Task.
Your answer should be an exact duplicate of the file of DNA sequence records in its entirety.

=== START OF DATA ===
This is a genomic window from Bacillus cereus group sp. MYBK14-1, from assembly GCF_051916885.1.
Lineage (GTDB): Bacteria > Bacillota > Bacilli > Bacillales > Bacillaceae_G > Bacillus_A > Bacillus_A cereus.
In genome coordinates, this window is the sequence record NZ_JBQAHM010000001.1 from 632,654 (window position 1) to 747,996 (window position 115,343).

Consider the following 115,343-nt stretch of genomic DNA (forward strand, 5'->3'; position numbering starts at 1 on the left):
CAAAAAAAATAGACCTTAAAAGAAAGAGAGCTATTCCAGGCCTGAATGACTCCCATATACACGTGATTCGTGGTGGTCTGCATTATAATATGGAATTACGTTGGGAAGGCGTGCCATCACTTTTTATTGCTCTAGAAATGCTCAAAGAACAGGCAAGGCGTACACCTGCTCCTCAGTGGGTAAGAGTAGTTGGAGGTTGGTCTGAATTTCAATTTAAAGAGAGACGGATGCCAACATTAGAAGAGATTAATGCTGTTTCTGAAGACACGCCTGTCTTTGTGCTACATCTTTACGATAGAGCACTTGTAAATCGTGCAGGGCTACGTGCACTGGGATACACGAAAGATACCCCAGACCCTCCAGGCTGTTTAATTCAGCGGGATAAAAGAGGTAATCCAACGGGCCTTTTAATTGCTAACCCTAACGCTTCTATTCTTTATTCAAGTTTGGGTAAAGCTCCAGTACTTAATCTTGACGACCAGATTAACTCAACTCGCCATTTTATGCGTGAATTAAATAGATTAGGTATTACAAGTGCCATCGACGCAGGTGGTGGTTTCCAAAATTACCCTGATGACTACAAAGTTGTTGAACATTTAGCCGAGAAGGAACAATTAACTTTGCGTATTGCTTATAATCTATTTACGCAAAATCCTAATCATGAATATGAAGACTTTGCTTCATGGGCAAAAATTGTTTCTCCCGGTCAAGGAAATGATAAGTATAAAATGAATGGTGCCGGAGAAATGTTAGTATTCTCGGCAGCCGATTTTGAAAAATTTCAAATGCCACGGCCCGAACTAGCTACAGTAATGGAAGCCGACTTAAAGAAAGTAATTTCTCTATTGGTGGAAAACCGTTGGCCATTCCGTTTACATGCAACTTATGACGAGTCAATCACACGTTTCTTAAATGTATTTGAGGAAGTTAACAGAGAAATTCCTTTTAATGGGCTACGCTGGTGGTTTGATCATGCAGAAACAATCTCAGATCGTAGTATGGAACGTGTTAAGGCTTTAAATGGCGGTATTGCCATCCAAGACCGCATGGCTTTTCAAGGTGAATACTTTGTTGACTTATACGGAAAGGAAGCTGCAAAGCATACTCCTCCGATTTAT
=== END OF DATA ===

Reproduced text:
This is a genomic window from Bacillus cereus group sp. MYBK14-1, from assembly GCF_051916885.1.
Lineage (GTDB): Bacteria > Bacillota > Bacilli > Bacillales > Bacillaceae_G > Bacillus_A > Bacillus_A cereus.
In genome coordinates, this window is the sequence record NZ_JBQAHM010000001.1 from 632,654 (window position 1) to 747,996 (window position 115,343).

Consider the following 115,343-nt stretch of genomic DNA (forward strand, 5'->3'; position numbering starts at 1 on the left):
CAAAAAAAATAGACCTTAAAAGAAAGAGAGCTATTCCAGGCCTGAATGACTCCCATATACACGTGATTCGTGGTGGTCTGCATTATAATATGGAATTACGTTGGGAAGGCGTGCCATCACTTTTTATTGCTCTAGAAATGCTCAAAGAACAGGCAAGGCGTACACCTGCTCCTCAGTGGGTAAGAGTAGTTGGAGGTTGGTCTGAATTTCAATTTAAAGAGAGACGGATGCCAACATTAGAAGAGATTAATGCTGTTTCTGAAGACACGCCTGTCTTTGTGCTACATCTTTACGATAGAGCACTTGTAAATCGTGCAGGGCTACGTGCACTGGGATACACGAAAGATACCCCAGACCCTCCAGGCTGTTTAATTCAGCGGGATAAAAGAGGTAATCCAACGGGCCTTTTAATTGCTAACCCTAACGCTTCTATTCTTTATTCAAGTTTGGGTAAAGCTCCAGTACTTAATCTTGACGACCAGATTAACTCAACTCGCCATTTTATGCGTGAATTAAATAGATTAGGTATTACAAGTGCCATCGACGCAGGTGGTGGTTTCCAAAATTACCCTGATGACTACAAAGTTGTTGAACATTTAGCCGAGAAGGAACAATTAACTTTGCGTATTGCTTATAATCTATTTACGCAAAATCCTAATCATGAATATGAAGACTTTGCTTCATGGGCAAAAATTGTTTCTCCCGGTCAAGGAAATGATAAGTATAAAATGAATGGTGCCGGAGAAATGTTAGTATTCTCGGCAGCCGATTTTGAAAAATTTCAAATGCCACGGCCCGAACTAGCTACAGTAATGGAAGCCGACTTAAAGAAAGTAATTTCTCTATTGGTGGAAAACCGTTGGCCATTCCGTTTACATGCAACTTATGACGAGTCAATCACACGTTTCTTAAATGTATTTGAGGAAGTTAACAGAGAAATTCCTTTTAATGGGCTACGCTGGTGGTTTGATCATGCAGAAACAATCTCAGATCGTAGTATGGAACGTGTTAAGGCTTTAAATGGCGGTATTGCCATCCAAGACCGCATGGCTTTTCAAGGTGAATACTTTGTTGACTTATACGGAAAGGAAGCTGCAAAGCATACTCCTCCGATTTAT